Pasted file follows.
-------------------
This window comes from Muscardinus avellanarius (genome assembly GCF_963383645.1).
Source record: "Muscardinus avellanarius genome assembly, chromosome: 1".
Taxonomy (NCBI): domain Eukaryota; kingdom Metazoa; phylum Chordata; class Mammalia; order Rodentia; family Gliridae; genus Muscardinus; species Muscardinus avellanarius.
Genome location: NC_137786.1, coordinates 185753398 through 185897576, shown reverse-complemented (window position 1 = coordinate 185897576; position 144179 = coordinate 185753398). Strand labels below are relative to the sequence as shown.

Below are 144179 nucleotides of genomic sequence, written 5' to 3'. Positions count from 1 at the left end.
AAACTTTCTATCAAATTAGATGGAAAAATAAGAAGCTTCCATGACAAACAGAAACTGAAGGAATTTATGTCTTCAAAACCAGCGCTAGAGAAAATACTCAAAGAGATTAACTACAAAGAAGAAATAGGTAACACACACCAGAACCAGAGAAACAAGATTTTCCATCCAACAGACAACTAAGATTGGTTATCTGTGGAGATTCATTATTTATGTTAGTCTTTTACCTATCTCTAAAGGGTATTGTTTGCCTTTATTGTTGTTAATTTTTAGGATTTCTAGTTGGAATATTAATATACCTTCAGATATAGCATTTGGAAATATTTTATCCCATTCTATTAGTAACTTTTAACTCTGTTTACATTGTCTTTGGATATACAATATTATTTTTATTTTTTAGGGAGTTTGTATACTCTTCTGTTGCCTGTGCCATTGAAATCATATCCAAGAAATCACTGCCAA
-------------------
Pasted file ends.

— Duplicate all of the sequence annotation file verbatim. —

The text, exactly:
This window comes from Muscardinus avellanarius (genome assembly GCF_963383645.1).
Source record: "Muscardinus avellanarius genome assembly, chromosome: 1".
Taxonomy (NCBI): domain Eukaryota; kingdom Metazoa; phylum Chordata; class Mammalia; order Rodentia; family Gliridae; genus Muscardinus; species Muscardinus avellanarius.
Genome location: NC_137786.1, coordinates 185753398 through 185897576, shown reverse-complemented (window position 1 = coordinate 185897576; position 144179 = coordinate 185753398). Strand labels below are relative to the sequence as shown.

Below are 144179 nucleotides of genomic sequence, written 5' to 3'. Positions count from 1 at the left end.
AAACTTTCTATCAAATTAGATGGAAAAATAAGAAGCTTCCATGACAAACAGAAACTGAAGGAATTTATGTCTTCAAAACCAGCGCTAGAGAAAATACTCAAAGAGATTAACTACAAAGAAGAAATAGGTAACACACACCAGAACCAGAGAAACAAGATTTTCCATCCAACAGACAACTAAGATTGGTTATCTGTGGAGATTCATTATTTATGTTAGTCTTTTACCTATCTCTAAAGGGTATTGTTTGCCTTTATTGTTGTTAATTTTTAGGATTTCTAGTTGGAATATTAATATACCTTCAGATATAGCATTTGGAAATATTTTATCCCATTCTATTAGTAACTTTTAACTCTGTTTACATTGTCTTTGGATATACAATATTATTTTTATTTTTTAGGGAGTTTGTATACTCTTCTGTTGCCTGTGCCATTGAAATCATATCCAAGAAATCACTGCCAA